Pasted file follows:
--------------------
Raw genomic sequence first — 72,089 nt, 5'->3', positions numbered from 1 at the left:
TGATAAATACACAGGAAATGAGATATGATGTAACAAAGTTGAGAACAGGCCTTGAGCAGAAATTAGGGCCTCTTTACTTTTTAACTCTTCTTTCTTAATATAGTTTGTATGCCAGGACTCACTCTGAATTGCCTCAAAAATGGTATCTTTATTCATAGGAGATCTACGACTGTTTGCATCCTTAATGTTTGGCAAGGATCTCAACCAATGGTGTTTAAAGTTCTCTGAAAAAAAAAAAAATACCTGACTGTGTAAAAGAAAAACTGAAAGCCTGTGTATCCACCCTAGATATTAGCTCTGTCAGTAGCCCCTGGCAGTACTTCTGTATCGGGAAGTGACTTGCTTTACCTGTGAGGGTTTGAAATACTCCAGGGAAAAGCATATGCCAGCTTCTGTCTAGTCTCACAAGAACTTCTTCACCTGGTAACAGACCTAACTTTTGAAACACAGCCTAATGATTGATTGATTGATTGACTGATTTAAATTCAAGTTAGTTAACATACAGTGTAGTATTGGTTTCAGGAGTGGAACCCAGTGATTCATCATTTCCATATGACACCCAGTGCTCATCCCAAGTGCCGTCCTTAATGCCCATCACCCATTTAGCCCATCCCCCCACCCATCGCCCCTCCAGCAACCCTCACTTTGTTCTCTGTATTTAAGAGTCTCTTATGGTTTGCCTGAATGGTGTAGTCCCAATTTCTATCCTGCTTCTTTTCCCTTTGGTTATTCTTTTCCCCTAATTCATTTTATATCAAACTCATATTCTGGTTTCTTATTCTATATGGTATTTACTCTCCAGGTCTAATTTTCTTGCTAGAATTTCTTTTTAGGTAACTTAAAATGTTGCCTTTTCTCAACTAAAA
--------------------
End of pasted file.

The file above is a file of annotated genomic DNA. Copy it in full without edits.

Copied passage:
Raw genomic sequence first — 72,089 nt, 5'->3', positions numbered from 1 at the left:
TGATAAATACACAGGAAATGAGATATGATGTAACAAAGTTGAGAACAGGCCTTGAGCAGAAATTAGGGCCTCTTTACTTTTTAACTCTTCTTTCTTAATATAGTTTGTATGCCAGGACTCACTCTGAATTGCCTCAAAAATGGTATCTTTATTCATAGGAGATCTACGACTGTTTGCATCCTTAATGTTTGGCAAGGATCTCAACCAATGGTGTTTAAAGTTCTCTGAAAAAAAAAAAAATACCTGACTGTGTAAAAGAAAAACTGAAAGCCTGTGTATCCACCCTAGATATTAGCTCTGTCAGTAGCCCCTGGCAGTACTTCTGTATCGGGAAGTGACTTGCTTTACCTGTGAGGGTTTGAAATACTCCAGGGAAAAGCATATGCCAGCTTCTGTCTAGTCTCACAAGAACTTCTTCACCTGGTAACAGACCTAACTTTTGAAACACAGCCTAATGATTGATTGATTGATTGACTGATTTAAATTCAAGTTAGTTAACATACAGTGTAGTATTGGTTTCAGGAGTGGAACCCAGTGATTCATCATTTCCATATGACACCCAGTGCTCATCCCAAGTGCCGTCCTTAATGCCCATCACCCATTTAGCCCATCCCCCCACCCATCGCCCCTCCAGCAACCCTCACTTTGTTCTCTGTATTTAAGAGTCTCTTATGGTTTGCCTGAATGGTGTAGTCCCAATTTCTATCCTGCTTCTTTTCCCTTTGGTTATTCTTTTCCCCTAATTCATTTTATATCAAACTCATATTCTGGTTTCTTATTCTATATGGTATTTACTCTCCAGGTCTAATTTTCTTGCTAGAATTTCTTTTTAGGTAACTTAAAATGTTGCCTTTTCTCAACTAAAA